Marcus Ratliff uses the pieces of his previous four decades on Madison Avenue to create new art in his Vermont studio.
Vermont collage artist Marcus Ratliff spent 40 years in an office on Madison Avenue plying his trade as a graphic designer, but inside his heart he had plans to return to an art form he no longer had time to pursue. His work in New York City saw him creating catalogs, posters, books, and other material for clients like Leo Castelli, the Museum of Modern Art, the Whitney Museum of American Art, and others, but what he really want to do was make art for himself.
“I just got too damn busy and put it aside,” Ratliff says. “I just had to spend time in a different way.”
Looking back, he doesn’t see those four decades as an obstruction to creativity, but rather time spent gathering his tools and perfecting his methods. The collage work Ratliff creates now is done with the same methodology and materials he used all those years as a graphic designer, and much of his source material was amassed on Madison Avenue. Some of his current works use portions of his design work from that era, and his working size, 9″ x 12″, is a continuation of his graphic design standard.
Many of these works are on display in his new show, The Ladies Room, at the Big Town Gallery in Rochester, Vermont. They reveal the vast swirl of his expertise, not just at wielding an Xacto knife and applying glue, but pulling from the deepest recesses of his accrued knowledge and interests regarding art history to create unexpected connections to, as Ratliff puts it, “myths and ancient ideas of all kinds that creep into forms of art.”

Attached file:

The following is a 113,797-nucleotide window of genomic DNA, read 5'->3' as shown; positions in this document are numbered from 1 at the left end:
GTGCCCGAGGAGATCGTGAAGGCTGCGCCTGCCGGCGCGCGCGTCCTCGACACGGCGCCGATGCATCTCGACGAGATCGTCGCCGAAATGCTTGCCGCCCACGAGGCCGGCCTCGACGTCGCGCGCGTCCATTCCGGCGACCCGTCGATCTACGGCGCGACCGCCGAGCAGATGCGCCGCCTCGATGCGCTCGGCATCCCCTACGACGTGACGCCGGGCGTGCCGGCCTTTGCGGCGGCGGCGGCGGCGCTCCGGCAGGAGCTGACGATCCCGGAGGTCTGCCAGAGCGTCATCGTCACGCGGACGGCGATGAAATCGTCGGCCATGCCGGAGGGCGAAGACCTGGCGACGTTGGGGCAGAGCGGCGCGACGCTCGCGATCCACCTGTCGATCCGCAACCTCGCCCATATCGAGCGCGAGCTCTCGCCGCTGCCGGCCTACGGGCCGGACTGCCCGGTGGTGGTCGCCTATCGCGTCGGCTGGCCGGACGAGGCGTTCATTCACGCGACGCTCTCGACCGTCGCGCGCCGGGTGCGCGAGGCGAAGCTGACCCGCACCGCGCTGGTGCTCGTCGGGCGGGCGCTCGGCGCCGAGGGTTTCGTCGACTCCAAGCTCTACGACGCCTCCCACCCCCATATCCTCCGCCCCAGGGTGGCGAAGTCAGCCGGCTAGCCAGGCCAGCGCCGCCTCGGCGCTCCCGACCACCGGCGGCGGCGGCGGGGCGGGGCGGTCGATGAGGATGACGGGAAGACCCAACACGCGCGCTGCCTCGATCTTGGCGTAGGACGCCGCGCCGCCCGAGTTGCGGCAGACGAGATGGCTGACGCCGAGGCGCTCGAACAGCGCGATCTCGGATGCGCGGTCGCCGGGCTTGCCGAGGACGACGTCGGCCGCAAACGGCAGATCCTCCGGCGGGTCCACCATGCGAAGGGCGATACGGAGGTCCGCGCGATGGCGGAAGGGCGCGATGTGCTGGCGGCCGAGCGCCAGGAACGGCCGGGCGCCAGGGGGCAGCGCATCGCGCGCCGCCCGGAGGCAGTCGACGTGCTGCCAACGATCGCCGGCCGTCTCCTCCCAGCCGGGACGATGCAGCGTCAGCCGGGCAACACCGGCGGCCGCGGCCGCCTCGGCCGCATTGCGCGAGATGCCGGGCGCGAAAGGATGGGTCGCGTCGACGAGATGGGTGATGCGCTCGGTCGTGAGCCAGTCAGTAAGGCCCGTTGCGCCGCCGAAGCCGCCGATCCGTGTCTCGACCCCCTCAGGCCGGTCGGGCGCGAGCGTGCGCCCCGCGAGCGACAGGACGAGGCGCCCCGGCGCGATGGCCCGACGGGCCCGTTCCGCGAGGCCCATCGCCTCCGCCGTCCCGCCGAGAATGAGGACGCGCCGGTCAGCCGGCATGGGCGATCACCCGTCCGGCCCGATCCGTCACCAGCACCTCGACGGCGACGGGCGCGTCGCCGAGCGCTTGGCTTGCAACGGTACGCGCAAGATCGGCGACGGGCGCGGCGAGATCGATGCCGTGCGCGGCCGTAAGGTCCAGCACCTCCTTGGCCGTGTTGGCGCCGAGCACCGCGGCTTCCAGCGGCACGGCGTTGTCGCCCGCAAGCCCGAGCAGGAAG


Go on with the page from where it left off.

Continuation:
“I’m certainly influenced by Surrealism, and the things that don’t belong to each other originally, but when put together something happens,” he says. “There’s some spark of some sort that comes from putting things together that were never meant to be, and I like that.”
If graphic design is the practice of bringing different pieces together to create a cohesive presentation, Ratliff’s collage work is about taking those same parts and shuffling them into a new, sometimes disruptive, meaning. His piece Back to the Future features Little Red Riding Hood pulling a curtain to reveal her future encounter with the wolf. For Icarus Flirting, Ratliff mixes Greek mythology with 1920s lingerie to fashion something both absurd and tragic, displaying Ratliff’s dark humor. “It’s a little bit amusing that he has no idea that when he flies out to the sun he’s never going to survive it, and they don’t know it either,” muses Ratliff.
Ratliff moved to Vermont part-time 15 years ago, following his late wife’s diagnosis of ALS. He continued commuting back and forth to the city until after his wife’s passing in 2004, when he retired to devote his life to full-time art making. He now lives in Norwich, Vermont, where he creates collages in his home studio.